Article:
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ASCO 2020: Genentech’s Novel anti-TIGIT Therapy Shows Promise in Phase II Lung Cancer Trials
By T. Chakraborty, Ph.D.
Tiragolumab’s encouraging data bolster the fight against lung cancer, the second most common cancer with a 5-year survival rate of 24%.
Lung cancer is one of the leading causes of cancer deaths globally and accounts for 25% of all cancer patients. So, there is an urgent need for novel therapies against this deadly disease . The immune cells that protect us from external attacks, also self regulates itself by producing immune checkpoint proteins to prevent uncontrolled responses. Unfortunately, by expressing checkpoint proteins on their cell surfaces, the intelligent cancer cells bypass the immune system.
TIGIT Immune Receptor
Hence, in recent years, cancer immunotherapies targeting these proteins have come to the forefront of lung cancer treatment. T cell immunoreceptor with Ig and ITIM domains (TIGIT) is one such immune checkpoint protein that has gained much attention in recent years due to the variety of roles it plays in cancer . Dr. Melissa Johnson, Associate Director for Lung Cancer at Sarah Cannon Research Institute, on behalf of her co-investigators at Genentech, gave an update on a Phase II trial for anti-TIGIT therapy, Tiragolumab for patients with non small cell lung cancer (NSCLC).
CD8+ cytotoxic T-cells and other immune cells express TIGIT on their cell surface and inhibit the immune response by binding to its ligand, CD155 (PVR). TIGIT inhibits the inflammatory response from immune cells by competing with different receptors such as CD226, which helps mount an immune response against cancer cells.
Tiragolumab is a fully human IgG1 monoclonal antibody developed by Genentech against TIGIT. The drug binds to TIGIT and inhibits its interaction with PVR. Pre-clinical studies have shown that combination treatment of Tiragolumab with a PD-L1 inhibitor synergistically improves survival in a rodent model of cancer . Further, Phase I clinical trials showed that Tiragolumab was well tolerated by study subjects as a monotherapy or combination therapy along with PD-L1 inhibitor, Atezolizumab. The complete data will be presented at the virtual AACR meeting later this summer.
The success of Phase I led to the start of the CITYSCAPE, a Phase II trial involving 135 patients with Stage IV NSCLC who had 1% or higher level of PD-L1 in their tumors. Among them, 67 patients received Atezolizumab plus Tiragolumab while the rest received Atezolizumab alone. The early analysis revealed that patients receiving the combination therapy had an overall response rate (ORR) of 31% as compared to 16 % with monotherapy.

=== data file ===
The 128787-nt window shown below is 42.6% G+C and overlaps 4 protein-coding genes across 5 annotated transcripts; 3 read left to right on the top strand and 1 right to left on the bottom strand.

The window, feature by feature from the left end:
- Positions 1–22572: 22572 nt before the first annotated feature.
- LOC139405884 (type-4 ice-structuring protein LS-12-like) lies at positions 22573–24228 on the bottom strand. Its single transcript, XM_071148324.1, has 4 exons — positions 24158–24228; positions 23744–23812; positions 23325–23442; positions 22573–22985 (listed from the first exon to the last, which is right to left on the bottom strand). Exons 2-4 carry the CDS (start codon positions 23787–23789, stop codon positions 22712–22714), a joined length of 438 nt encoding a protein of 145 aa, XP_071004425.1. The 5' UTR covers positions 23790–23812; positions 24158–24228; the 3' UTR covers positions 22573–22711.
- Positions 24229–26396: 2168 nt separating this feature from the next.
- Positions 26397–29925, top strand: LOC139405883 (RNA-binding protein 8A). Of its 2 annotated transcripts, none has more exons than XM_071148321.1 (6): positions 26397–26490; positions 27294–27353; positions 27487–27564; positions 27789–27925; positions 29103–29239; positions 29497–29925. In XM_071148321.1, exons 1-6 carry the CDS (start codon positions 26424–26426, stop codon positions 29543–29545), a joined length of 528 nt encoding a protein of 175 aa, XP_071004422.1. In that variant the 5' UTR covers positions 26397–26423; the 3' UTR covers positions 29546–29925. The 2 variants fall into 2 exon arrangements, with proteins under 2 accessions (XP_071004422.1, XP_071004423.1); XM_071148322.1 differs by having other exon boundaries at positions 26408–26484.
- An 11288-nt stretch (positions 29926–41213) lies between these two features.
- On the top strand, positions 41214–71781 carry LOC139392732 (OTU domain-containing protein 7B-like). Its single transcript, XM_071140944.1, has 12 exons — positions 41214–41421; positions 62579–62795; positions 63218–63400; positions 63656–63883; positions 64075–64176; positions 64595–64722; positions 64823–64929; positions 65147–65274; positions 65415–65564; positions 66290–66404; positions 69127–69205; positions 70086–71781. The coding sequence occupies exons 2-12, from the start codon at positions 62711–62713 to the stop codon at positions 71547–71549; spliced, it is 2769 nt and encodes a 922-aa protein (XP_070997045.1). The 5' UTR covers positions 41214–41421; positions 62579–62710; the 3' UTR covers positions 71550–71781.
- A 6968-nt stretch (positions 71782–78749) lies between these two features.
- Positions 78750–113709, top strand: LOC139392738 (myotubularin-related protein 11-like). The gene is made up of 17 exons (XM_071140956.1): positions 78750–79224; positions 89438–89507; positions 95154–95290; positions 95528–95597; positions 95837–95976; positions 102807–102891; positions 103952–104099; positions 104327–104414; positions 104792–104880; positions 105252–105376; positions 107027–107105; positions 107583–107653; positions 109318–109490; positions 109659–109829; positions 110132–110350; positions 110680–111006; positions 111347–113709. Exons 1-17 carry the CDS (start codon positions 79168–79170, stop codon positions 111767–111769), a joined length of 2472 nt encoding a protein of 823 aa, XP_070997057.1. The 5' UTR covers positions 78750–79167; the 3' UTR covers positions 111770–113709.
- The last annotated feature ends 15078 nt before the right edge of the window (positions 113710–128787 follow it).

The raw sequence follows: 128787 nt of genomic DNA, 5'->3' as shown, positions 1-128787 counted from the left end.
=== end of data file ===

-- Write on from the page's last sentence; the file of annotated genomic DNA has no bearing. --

Further, combination therapy improved the progression free survival (PFS) to 5.4 months versus the monotherapy’s 3.6 months. After six months of additional follow up, an updated analysis revealed that the combination therapy had a response rate of 37% and progression free survival rate of 5.5 months while the monotherapy achieved 21% and 3.9 months. Dividing the data for PD-L1 levels in the tumor, Dr. Johnson reported that patients with PD-L1 levels higher than 50% had an ORR of 66% with combination therapy as compared to only 24% in the monotherapy arm.
When the PD-L1 level is less than 50%, there was no difference between the two treatments. The number of adverse events reported was comparable between the two groups. The major events included mostly immune-related side effects. Dr. Johnson concluded that these new data have led to the recent launch of the SKYSCRAPER 01, a phase III trial for patients with more than 50% PD-L1 levels [4,5].
Due to the druggability of this immune checkpoint inhibitor, many other companies, including Merck, Arcus Biosciences, Bristol‐Myers Squibb, OncoMed Pharmaceuticals and Astellas Pharma are following suit to develop anti-TIGIT therapy. Merck’s MK-7684 and MK-3475-01A Bristol‐Myers Squibb’s, BMS-986207, are also in Phase II trials. Moreover, other smaller biotech companies, like Seattle Genetics and Iteos Therapeutics, are also venturing into developing anti-TIGIT therapies. Although TIGIT looks like a great candidate for advanced cancer treatment, the data from CITYSCAPE clinical trial by Genentech reminds us to be cautiously optimistic as it might only be beneficial to a subgroup of patients [6,7].
Editor: Rajaneesh K. Gopinath, Ph.D.
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